It’s tough to talk about success in acting. There are many stars who are truly successes; you can read about them in magazines and hear about them on Entertainment Tonight. Is that success? What does it take to be considered a success? Someone may be successful in certain areas, but does that make them a true success? I have a doctor friend who makes a lot of money, and is considered a huge success in his field. But he’s told me many times that he doesn’t see himself as a success in life. I looked up success in a thesaurus and came up with some words: achievement, accomplishment, victory, triumph, winner, sensation. The dictionary defines it as “attainment of goals, wealth, position, honors, or the like.”
As actors, success is relative. If you’re on a series, you’re clearly a success by certain standards. If the series ends after one season, and you are unemployed for six months, are you no longer a success? Are you only a success when you have a job and are working? Many actors define their success by whether they are working on something, or making money. Is that a good measurement? Is that the only measurement?
I have a dear friend who I‘ve known for more than 10 years, who very recently passed away. He was a former student, actor, all around theater and artist gentleman, an excellent electrician, and a dear personal, family friend. I’ve been thinking a lot about him lately, as I miss his physical presence in my life and at The Actors Workout Studio, where he has been involved for so many years, both on and off stage.
His name is Paul Respass, and he was a very talented actor. Some of you reading this know him and may have seen his work. Others never heard of him. Was he a successful actor? Depends who you talk to. To me, he was a huge success. He was a successful man, actor, human, artist, and friend.
This was his journey. He started out with a dream to be an actor. He was nervous, and didn’t know if he “had what it takes” (the subject of an upcoming blog). He believed he had something to share and give to the world. He wanted to express that through the various characters that he wanted to play. He started in my beginners class, was a dedicated student, frightened at first; then got bolder, and into the work he went. He studied diligently, asked a lot of questions, volunteered at theaters doing lights, tech, wanting to make his contribution in as many ways as he could. He was generous and compassionate. Those were qualities he had that he could bring to the good guys and the disturbed guys, which were his signature roles.
He would return to the beginner’s class year after year, because he wanted to help the new, young actors get past their fears, as it was something he understood and for which he had compassion. He continued studying and began doing theater, small parts at first, then larger. He got head shots, resumes, did the business portion, and started getting cast in shorts, independent films, web shows, and more. After several years I remember people calling the theater and asking for “that guy, you know, that Paul guy, I liked him and think he be right for this project. Can I have his number?”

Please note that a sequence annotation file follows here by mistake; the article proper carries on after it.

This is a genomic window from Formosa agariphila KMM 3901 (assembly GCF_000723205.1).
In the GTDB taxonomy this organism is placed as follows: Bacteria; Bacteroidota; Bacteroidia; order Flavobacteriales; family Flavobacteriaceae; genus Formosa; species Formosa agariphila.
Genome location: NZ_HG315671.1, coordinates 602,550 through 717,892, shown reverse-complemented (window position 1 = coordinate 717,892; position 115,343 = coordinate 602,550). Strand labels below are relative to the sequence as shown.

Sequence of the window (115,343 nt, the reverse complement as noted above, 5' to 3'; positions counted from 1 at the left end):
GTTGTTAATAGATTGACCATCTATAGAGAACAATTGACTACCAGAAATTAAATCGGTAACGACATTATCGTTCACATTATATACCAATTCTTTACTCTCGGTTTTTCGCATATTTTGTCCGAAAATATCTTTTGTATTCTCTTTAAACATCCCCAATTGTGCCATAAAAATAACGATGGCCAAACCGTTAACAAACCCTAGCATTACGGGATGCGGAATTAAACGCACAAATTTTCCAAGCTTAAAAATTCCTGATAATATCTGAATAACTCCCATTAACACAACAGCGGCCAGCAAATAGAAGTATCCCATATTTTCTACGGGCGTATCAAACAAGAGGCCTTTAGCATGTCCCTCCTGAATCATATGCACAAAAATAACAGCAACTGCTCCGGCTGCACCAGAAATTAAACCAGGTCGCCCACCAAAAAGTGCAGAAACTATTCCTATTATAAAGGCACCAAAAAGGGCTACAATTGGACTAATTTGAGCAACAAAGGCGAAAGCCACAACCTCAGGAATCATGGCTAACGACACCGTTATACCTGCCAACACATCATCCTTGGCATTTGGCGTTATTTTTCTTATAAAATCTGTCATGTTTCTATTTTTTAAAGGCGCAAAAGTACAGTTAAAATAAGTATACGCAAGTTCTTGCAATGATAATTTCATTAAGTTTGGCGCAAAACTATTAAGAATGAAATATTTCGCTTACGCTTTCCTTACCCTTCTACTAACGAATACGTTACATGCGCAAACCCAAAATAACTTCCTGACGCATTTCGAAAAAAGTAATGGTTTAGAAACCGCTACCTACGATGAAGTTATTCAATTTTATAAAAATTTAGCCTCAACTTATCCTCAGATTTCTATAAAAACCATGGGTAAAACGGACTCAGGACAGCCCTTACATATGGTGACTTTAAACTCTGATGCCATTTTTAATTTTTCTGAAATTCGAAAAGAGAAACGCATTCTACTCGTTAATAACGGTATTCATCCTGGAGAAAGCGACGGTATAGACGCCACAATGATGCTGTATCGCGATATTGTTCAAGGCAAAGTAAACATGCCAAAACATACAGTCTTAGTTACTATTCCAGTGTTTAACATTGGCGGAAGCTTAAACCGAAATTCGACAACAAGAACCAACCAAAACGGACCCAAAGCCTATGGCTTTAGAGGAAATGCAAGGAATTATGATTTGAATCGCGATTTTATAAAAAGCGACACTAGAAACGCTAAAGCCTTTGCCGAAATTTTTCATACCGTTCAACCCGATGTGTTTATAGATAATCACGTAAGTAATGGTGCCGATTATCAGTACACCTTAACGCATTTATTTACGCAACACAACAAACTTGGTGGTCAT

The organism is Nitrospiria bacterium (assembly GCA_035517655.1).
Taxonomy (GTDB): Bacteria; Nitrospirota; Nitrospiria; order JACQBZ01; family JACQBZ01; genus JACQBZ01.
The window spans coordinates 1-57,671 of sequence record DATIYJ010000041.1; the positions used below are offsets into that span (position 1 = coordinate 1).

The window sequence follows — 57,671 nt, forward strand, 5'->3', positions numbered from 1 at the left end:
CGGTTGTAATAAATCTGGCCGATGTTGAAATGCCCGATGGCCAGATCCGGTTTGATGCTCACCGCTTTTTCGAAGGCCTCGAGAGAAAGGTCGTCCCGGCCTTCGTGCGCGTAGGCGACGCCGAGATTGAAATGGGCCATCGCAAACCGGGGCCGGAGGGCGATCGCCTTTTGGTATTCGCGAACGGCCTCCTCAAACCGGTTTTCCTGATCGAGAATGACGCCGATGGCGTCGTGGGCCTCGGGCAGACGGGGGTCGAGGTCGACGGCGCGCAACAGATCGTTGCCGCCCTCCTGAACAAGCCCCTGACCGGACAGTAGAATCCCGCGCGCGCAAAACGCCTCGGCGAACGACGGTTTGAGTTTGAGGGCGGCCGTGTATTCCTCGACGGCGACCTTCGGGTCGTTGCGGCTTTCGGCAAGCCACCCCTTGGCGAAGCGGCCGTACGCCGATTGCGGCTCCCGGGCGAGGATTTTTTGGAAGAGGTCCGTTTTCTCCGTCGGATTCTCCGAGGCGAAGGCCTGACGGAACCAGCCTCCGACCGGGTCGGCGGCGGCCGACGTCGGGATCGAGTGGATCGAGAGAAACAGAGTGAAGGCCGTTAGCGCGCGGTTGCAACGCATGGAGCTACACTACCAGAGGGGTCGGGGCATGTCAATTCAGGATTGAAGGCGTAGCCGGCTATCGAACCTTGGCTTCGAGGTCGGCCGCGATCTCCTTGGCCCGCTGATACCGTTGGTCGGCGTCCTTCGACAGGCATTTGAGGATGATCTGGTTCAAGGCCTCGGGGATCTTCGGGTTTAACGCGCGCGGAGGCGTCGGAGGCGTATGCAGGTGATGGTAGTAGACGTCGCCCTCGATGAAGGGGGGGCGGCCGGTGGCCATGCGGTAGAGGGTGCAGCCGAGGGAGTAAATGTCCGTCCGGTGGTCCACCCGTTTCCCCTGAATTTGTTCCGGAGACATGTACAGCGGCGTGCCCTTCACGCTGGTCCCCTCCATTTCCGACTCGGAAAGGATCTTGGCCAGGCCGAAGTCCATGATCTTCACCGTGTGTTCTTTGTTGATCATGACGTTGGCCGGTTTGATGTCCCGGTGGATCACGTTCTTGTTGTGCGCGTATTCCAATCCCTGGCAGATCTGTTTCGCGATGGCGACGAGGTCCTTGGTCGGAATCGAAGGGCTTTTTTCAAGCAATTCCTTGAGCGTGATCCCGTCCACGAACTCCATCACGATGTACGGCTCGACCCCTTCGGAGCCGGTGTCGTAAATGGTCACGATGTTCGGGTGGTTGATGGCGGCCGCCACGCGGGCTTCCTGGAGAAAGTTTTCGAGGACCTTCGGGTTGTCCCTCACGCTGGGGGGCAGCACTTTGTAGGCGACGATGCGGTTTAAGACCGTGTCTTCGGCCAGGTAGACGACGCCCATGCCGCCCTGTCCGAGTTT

We had a writer’s workshop for several years, and I noticed that the writers were starting to write specifically for Paul. He had a unique quality that told a story, his characters had an emotional life and history that only Paul could convey. I’m not going to cite his resume here, but he worked plenty on stage and on screen. There was one web show in particular, “The NoHo Show” that took place in a small theater in North Hollywood. The part was written for him, and the show won awards. I’ve read great theater reviews about Paul Respass over the years.
So was Paul a success? I guess it depends who you ask. He didn’t make the cover of People magazine or sign a million-dollar movie contract, but to me he was a demonstration of living a successful actor’s life and career. He was loved, respected, inviting, compassionate, and talented. He pursued his dreams and lived his purpose to the fullest. I didn’t see much of him this past year, because it seemed he was working on one project after the other. He did make time to come to our AWS Spring Festival in April to see the other actors and to “help out,” which he always did without being asked. He was a generous artist. To those who knew him, he was a comfort, inspiration, and respected talent.
Paul wanted his work and characters to bring up something in people, to challenge their thinking and perception, to inspire them. Even after he is gone and all I have are his memories, he is still inspiring me. Thank you, Paul for being such a demonstration of what an actor is and can be. You are a success.
Look within. Are you living a successful life? Perhaps you may want to redefine, what is success? So, what is it? What does being successful mean to you?